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Home Knowledge Center Wellness Library Ketone Test

Ketone Test

Test Overview

A ketone test checks for ketones in your blood or urine. Ketones are substances that are made when the body breaks down fat for energy. Normally, your body gets the energy it needs from carbohydrate in your diet. But stored fat is broken down and ketones are made if your diet does not contain enough carbohydrates to supply the body with sugar (glucose) for energy or if your body can't use blood sugar (glucose) properly.

Ketones can be tested in a laboratory. Or you can test for ketones anywhere you may be by using home blood or urine tests.

Why It Is Done

Why It Is Done

A blood test analyzed by a laboratory is the most accurate method of measuring ketones. It is recommended for all people with diabetes whenever symptoms of illness are present, such as nausea, vomiting, or abdominal pain. These symptoms often happen with high blood sugar and may mean you have diabetic ketoacidosis, a potentially life-threatening condition.

Home blood or urine ketone tests:

  • Monitor a person who has diabetes, especially when that person is sick.
  • Monitor a person on a low-carbohydrate diet and/or high-fat diet.
  • Monitor a person who is not able to eat due to anorexia or fasting, who is vomiting a lot, and/or who has diarrhea.
  • Monitor a person who is sick.
  • Monitor a pregnant woman who has diabetes or has developed gestational diabetes.
How To Prepare

How To Prepare

No special preparation is needed before having this test.

How It Is Done

How It Is Done

Blood test by a laboratory

A health professional uses a needle to take a blood sample, usually from an arm.

Blood test at home

Some home blood sugar meters can also measure blood ketones. You use the same finger-prick method that you use to measure blood sugar.

Urine test

  • Collect a urine sample in a clean container.
  • Follow the manufacturer's directions on the bottle of test strips or tablets.
  • Avoid getting toilet paper, pubic hair, stool, menstrual blood, or other foreign matter in the urine sample.
How It Feels

How It Feels

Blood test by a laboratory

You may feel nothing at all from the needle, or you may feel a quick sting or pinch.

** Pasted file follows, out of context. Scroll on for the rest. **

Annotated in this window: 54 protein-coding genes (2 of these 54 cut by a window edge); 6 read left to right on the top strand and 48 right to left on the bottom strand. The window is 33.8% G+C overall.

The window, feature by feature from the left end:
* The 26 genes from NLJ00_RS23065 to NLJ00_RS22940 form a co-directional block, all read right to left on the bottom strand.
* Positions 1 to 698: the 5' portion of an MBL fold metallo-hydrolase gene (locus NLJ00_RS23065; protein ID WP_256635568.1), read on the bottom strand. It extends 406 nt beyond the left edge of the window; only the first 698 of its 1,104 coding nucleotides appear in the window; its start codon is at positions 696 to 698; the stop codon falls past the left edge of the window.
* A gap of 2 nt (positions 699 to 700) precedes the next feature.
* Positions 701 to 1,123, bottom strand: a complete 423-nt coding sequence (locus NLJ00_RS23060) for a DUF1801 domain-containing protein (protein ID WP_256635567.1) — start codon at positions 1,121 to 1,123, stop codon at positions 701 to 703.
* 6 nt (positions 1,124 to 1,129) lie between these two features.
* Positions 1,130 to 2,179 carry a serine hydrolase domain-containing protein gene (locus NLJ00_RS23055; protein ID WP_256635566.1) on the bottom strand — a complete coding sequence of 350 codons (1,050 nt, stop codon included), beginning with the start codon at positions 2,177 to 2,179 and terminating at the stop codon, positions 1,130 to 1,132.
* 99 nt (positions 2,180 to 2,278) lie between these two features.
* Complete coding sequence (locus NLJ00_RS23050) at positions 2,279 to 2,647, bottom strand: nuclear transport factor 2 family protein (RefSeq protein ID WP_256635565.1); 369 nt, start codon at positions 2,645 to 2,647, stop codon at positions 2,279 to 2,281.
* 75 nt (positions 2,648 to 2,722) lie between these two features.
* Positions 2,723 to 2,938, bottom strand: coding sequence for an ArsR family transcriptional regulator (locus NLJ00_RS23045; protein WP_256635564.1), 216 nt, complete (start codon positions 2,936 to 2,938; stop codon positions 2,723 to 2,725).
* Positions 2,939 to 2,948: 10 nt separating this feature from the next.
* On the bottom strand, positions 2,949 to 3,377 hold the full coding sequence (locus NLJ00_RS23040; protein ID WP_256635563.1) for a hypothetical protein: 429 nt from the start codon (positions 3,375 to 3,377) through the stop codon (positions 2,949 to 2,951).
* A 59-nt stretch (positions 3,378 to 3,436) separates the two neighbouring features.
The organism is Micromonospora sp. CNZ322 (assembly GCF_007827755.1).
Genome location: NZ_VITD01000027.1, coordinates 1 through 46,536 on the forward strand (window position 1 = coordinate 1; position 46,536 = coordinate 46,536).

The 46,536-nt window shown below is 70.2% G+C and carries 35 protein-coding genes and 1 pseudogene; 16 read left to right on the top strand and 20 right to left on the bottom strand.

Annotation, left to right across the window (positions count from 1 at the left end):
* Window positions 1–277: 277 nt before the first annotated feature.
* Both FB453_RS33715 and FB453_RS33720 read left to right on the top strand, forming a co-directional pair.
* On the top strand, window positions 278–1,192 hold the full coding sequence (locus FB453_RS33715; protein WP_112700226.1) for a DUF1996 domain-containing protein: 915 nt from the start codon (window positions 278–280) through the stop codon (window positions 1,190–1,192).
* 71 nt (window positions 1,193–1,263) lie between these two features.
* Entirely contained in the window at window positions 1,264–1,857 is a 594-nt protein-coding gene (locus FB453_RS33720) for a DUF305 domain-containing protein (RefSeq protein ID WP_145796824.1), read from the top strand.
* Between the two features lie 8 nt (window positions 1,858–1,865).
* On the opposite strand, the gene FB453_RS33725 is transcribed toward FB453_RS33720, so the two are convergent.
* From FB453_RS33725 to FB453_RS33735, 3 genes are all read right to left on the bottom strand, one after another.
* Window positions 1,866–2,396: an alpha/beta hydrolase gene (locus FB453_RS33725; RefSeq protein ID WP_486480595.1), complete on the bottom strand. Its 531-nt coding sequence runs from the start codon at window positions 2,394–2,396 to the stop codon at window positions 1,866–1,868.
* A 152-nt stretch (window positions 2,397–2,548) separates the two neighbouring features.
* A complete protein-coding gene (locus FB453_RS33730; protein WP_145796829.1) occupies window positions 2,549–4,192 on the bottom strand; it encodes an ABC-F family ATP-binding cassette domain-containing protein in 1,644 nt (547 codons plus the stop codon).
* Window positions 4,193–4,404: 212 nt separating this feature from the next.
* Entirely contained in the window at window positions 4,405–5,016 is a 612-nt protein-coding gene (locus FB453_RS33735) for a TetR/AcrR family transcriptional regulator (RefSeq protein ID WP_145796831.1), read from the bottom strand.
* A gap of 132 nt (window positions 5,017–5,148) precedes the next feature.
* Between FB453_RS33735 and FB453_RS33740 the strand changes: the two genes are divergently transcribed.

Blood test at home

Your finger may feel sore after pricking it for a drop of blood for the test.

Urine test

There is normally no discomfort involved with collecting a urine sample.

Risks

Risks

Blood test by a laboratory

There is very little chance of having a problem from this test. A small bruise may form at the site. To lower the chance of bruising, keep pressure on the site for several minutes.

Blood test at home

There is very little risk of complications from testing your blood for ketones with a home blood sugar meter.

Urine test

There are no risks associated with collecting a urine sample.

Results

Results

Ketones

Normal:

There are no ketones in your blood or urine.

Abnormal:

Ketones are present in your blood or urine.

Blood test at home

Home blood sugar meters that also test for ketones display results on the meter's screen.

In people who have diabetes, blood ketones are expected to be lower than 0.6 mmol/L.

Urine test

Ketones are present in the urine if:

  • The test strip changes color after dipping it into the urine.
  • The urine changes color after placing the test tablet in it.

You usually compare the color of the test strip or urine to a chart to find out if ketones are present.

High values

You may have ketones if you:

  • Have poorly controlled diabetes or diabetic ketoacidosis.
  • Are on a very low-carbohydrate or high-fat diet.
  • Are starving or have an eating disorder, including disorders that result in poor nutrition such as anorexia nervosa or bulimia, alcohol use disorder, or poisoning from drinking rubbing alcohol (isopropanol).
  • Have not eaten (fasted) for 18 hours or longer.
  • Are pregnant. Some women have low levels of ketones during pregnancy and this does not affect the fetus. But a moderate or high amount of ketones in a pregnant woman may harm the fetus and may be an indication of gestational diabetes.

The level of ketones, and not just the presence of ketones, may be important to your doctor as well. Many conditions can change ketone levels. Fasting usually causes only mild increases in the level. But ketone levels in diabetic ketoacidosis are much higher. Your doctor will discuss any significant abnormal results with you in relation to your symptoms and past health.

This information does not replace the advice of a doctor. Healthwise, Incorporated, disclaims any warranty or liability for your use of this information. Your use of this information means that you agree to the Terms of Use. Learn how we develop our content.

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